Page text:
NPs may add additional certifications to boost their careers or transition into a high-demand field. For example, NPs with the popular family nurse practitioner certification earn an annual median salary of $107,000, while those who’ve completed training in hospice and palliative care or oncology make $116,000 and $119,000, respectively. Depending on the field, licensed NPs can acquire post-degree certifications by completing clinical practice hours, specific graduate courses, and/or continuing education credits in a specialty area.
Frequently Asked Questions about NP’s
Can RNs be licensed in several states?
Yes. The Nurse Licensure Compact (NLC) allows RNs to practice with their original license in any participating state. The majority of states now participate in the NLC; you can find the full list here. If your state has not signed on for the NLC, you can still apply for additional licensure in a second state.
Can nurse practitioners prescribe?
Nurse practitioners hold prescriptive authority in all 50 states and Washington, D.C. They may prescribe medication, including controlled substances, medical devices, durable medical equipment, and supplies. Each state board of nursing regulates the extent of NP prescriptive authority depending on the NP role, education, and certification. Some states allow a greater degree of independence than others.
Can nurse practitioners have licenses in multiple states?
The Advanced Practice Registered Nurse Compact, established in 2015, allows registered nurses in the four recognized APRN roles — clinical nurse specialist, certified registered nurse anesthetist, certified nurse midwife, and certified nurse practitioner — to hold one multistate license. This grants them the ability to practice in all compact states without having to obtain additional licenses.
NPs must complete at least an MSN to receive state licensure and certification. According to the 2019 Nurse Practitioner Compensation Survey of 5,770 NPs, only 16% have earned a DNP. As the most advanced level of education available for these professionals, a DNP results in higher median base salaries and higher total annual income than a master’s degree.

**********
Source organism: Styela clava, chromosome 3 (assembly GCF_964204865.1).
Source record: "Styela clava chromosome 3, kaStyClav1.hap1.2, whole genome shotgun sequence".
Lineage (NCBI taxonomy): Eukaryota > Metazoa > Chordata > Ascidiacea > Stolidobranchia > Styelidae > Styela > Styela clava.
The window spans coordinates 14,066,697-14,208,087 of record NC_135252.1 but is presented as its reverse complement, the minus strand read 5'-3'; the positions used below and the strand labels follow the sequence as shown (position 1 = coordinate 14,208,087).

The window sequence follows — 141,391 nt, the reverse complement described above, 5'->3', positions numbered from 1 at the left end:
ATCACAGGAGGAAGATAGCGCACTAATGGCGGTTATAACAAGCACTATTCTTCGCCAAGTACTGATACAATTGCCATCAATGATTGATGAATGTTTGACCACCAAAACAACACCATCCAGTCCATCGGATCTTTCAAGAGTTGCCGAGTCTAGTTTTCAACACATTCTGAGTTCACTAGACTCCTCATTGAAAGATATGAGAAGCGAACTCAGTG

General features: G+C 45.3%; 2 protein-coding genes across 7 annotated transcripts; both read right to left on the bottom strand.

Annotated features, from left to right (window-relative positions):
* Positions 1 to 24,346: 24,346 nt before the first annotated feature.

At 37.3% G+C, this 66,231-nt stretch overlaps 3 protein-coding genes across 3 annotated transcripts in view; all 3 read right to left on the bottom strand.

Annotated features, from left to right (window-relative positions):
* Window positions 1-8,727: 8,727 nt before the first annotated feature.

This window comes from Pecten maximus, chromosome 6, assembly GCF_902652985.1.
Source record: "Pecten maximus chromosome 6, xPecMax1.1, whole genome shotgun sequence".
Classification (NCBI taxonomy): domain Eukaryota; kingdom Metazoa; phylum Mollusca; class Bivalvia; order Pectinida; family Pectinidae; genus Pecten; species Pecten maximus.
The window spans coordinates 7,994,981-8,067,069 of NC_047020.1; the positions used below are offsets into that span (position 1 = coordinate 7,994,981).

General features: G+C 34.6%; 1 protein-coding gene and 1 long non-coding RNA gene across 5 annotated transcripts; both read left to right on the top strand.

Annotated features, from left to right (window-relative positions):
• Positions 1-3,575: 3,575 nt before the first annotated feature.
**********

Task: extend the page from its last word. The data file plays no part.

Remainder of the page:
Is a nurse practitioner job worth it?
Not only do graduate-trained APRNs earn higher salaries than RNs, they operate with more autonomy in an array of fulfilling specialized roles. Nurse practitioner training costs considerably less than medical school, with many programs offering convenient accelerated and online degree options.The high level of compensation and expanding opportunities make the NP degree worth the return on investment.
Related Nurse Practitioner Career Resources
Related Nurse Practitioner Program Resources
|Karen Luu, MSN, PMHNP-BC|
|Karen Luu is a board-certified psychiatric mental health nurse practitioner. Luu holds a master of science degree in nursing from Azusa Pacific University as well as an undergraduate degree in public health science. She has seven years of nursing experience, which includes working at the Level II Trauma Center, community hospitals, mental health urgent care, and private practice. Luu is currently working at a private practice which specializes in bipolar disorder, schizophrenia, depression, anxiety, and PTSD. She emphasizes the importance of incorporating the recovery-based model in her everyday practice.|
Are you ready to earn your online nursing degree?
Whether you’re looking to get your pre-licensure degree or taking the next step in your career, the education you need could be more affordable than you think. Find the right nursing program for you.